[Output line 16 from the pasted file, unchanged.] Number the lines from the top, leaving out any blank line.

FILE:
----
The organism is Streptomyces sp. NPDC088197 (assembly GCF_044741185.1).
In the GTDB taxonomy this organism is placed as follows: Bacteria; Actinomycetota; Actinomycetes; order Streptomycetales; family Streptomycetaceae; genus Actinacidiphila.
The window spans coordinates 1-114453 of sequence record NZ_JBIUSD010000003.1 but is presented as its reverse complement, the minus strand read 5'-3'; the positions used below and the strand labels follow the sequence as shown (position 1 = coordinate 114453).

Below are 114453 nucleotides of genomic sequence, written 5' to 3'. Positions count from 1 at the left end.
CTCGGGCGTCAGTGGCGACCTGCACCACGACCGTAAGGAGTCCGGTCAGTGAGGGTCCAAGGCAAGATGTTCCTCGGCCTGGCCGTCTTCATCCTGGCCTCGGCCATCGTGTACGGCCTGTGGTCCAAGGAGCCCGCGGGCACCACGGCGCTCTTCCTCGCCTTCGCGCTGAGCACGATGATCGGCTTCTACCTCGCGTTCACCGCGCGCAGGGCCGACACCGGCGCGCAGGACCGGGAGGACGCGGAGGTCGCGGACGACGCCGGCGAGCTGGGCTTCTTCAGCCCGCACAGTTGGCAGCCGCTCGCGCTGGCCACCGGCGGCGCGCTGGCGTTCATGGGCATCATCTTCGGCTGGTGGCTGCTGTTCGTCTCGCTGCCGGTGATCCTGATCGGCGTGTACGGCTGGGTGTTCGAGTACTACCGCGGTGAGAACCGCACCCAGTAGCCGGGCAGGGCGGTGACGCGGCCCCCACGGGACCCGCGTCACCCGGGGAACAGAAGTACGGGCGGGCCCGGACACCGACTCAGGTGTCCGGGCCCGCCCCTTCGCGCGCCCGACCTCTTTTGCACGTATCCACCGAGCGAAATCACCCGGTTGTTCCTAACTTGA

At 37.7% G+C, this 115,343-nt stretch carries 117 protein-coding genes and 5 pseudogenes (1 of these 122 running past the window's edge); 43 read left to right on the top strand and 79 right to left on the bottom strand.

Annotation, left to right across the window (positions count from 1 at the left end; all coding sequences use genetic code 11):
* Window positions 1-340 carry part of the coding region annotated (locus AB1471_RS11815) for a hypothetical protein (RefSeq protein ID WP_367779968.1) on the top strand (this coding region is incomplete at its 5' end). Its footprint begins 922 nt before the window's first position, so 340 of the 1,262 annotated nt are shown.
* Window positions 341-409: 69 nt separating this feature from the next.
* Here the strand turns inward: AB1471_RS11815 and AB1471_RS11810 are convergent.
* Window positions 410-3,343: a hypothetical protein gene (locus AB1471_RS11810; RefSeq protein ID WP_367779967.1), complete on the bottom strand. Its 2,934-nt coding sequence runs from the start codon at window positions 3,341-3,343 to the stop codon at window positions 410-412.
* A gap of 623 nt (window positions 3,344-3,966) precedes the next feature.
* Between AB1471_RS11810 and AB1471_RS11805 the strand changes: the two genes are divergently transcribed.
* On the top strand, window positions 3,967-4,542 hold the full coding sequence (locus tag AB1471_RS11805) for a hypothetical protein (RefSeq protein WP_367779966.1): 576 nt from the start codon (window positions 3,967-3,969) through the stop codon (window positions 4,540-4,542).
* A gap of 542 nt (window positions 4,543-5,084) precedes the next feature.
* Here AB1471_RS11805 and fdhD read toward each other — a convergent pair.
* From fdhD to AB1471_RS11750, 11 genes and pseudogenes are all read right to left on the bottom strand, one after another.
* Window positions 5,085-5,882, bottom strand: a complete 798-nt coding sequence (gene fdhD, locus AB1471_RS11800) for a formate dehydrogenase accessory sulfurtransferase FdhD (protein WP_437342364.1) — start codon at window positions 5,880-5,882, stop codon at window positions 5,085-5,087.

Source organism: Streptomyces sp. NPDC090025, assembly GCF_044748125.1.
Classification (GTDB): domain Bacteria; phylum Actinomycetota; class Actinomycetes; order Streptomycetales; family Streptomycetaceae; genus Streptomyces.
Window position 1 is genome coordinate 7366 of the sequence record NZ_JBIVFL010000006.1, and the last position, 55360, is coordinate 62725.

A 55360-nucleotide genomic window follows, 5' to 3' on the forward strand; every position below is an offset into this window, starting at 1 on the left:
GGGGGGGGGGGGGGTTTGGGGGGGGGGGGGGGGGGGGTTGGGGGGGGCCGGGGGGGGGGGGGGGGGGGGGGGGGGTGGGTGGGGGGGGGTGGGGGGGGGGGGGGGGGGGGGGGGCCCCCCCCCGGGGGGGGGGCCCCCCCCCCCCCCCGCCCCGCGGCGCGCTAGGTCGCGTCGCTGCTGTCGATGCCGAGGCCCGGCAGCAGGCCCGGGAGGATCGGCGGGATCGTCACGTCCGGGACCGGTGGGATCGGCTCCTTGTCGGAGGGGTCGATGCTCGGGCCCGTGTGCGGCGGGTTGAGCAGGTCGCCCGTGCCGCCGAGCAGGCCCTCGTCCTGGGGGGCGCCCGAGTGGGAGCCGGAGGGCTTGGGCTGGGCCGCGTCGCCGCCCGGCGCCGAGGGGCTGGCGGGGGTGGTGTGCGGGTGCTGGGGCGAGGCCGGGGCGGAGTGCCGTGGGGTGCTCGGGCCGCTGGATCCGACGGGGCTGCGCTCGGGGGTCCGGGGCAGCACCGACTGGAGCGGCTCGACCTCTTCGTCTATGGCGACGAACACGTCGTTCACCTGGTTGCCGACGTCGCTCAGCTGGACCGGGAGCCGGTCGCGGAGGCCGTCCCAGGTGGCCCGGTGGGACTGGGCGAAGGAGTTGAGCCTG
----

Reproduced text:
* Here AB1471_RS11805 and fdhD read toward each other — a convergent pair.